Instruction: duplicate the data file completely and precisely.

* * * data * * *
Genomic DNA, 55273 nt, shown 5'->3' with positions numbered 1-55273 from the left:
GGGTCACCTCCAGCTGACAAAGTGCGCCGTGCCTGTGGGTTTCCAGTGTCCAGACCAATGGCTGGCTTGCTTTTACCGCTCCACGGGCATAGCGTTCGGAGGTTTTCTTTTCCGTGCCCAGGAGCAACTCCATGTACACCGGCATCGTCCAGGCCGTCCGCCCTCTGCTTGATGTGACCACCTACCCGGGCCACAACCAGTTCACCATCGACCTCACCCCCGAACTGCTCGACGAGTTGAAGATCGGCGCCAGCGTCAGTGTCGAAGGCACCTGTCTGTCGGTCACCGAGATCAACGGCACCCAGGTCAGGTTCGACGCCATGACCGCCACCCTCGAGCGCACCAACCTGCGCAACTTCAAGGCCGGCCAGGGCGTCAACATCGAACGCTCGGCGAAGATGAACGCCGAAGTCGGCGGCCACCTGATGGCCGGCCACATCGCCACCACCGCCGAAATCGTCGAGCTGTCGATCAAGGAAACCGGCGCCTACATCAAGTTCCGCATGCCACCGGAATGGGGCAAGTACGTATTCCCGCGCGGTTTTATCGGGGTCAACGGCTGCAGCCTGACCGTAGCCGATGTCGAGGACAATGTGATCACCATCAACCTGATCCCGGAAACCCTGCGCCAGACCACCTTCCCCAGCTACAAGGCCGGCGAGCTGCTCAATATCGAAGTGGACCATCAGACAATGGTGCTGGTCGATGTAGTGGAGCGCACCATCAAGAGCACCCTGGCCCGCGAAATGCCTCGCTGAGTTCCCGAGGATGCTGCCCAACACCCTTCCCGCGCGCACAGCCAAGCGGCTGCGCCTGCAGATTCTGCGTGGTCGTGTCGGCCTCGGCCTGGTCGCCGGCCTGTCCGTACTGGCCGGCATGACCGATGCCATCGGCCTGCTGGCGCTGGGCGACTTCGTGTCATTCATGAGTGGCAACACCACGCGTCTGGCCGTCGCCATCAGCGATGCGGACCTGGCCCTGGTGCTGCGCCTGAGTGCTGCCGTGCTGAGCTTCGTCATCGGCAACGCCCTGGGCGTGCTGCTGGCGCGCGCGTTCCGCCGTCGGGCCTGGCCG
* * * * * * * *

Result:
Genomic DNA, 55273 nt, shown 5'->3' with positions numbered 1-55273 from the left:
GGGTCACCTCCAGCTGACAAAGTGCGCCGTGCCTGTGGGTTTCCAGTGTCCAGACCAATGGCTGGCTTGCTTTTACCGCTCCACGGGCATAGCGTTCGGAGGTTTTCTTTTCCGTGCCCAGGAGCAACTCCATGTACACCGGCATCGTCCAGGCCGTCCGCCCTCTGCTTGATGTGACCACCTACCCGGGCCACAACCAGTTCACCATCGACCTCACCCCCGAACTGCTCGACGAGTTGAAGATCGGCGCCAGCGTCAGTGTCGAAGGCACCTGTCTGTCGGTCACCGAGATCAACGGCACCCAGGTCAGGTTCGACGCCATGACCGCCACCCTCGAGCGCACCAACCTGCGCAACTTCAAGGCCGGCCAGGGCGTCAACATCGAACGCTCGGCGAAGATGAACGCCGAAGTCGGCGGCCACCTGATGGCCGGCCACATCGCCACCACCGCCGAAATCGTCGAGCTGTCGATCAAGGAAACCGGCGCCTACATCAAGTTCCGCATGCCACCGGAATGGGGCAAGTACGTATTCCCGCGCGGTTTTATCGGGGTCAACGGCTGCAGCCTGACCGTAGCCGATGTCGAGGACAATGTGATCACCATCAACCTGATCCCGGAAACCCTGCGCCAGACCACCTTCCCCAGCTACAAGGCCGGCGAGCTGCTCAATATCGAAGTGGACCATCAGACAATGGTGCTGGTCGATGTAGTGGAGCGCACCATCAAGAGCACCCTGGCCCGCGAAATGCCTCGCTGAGTTCCCGAGGATGCTGCCCAACACCCTTCCCGCGCGCACAGCCAAGCGGCTGCGCCTGCAGATTCTGCGTGGTCGTGTCGGCCTCGGCCTGGTCGCCGGCCTGTCCGTACTGGCCGGCATGACCGATGCCATCGGCCTGCTGGCGCTGGGCGACTTCGTGTCATTCATGAGTGGCAACACCACGCGTCTGGCCGTCGCCATCAGCGATGCGGACCTGGCCCTGGTGCTGCGCCTGAGTGCTGCCGTGCTGAGCTTCGTCATCGGCAACGCCCTGGGCGTGCTGCTGGCGCGCGCGTTCCGCCGTCGGGCCTGGCCG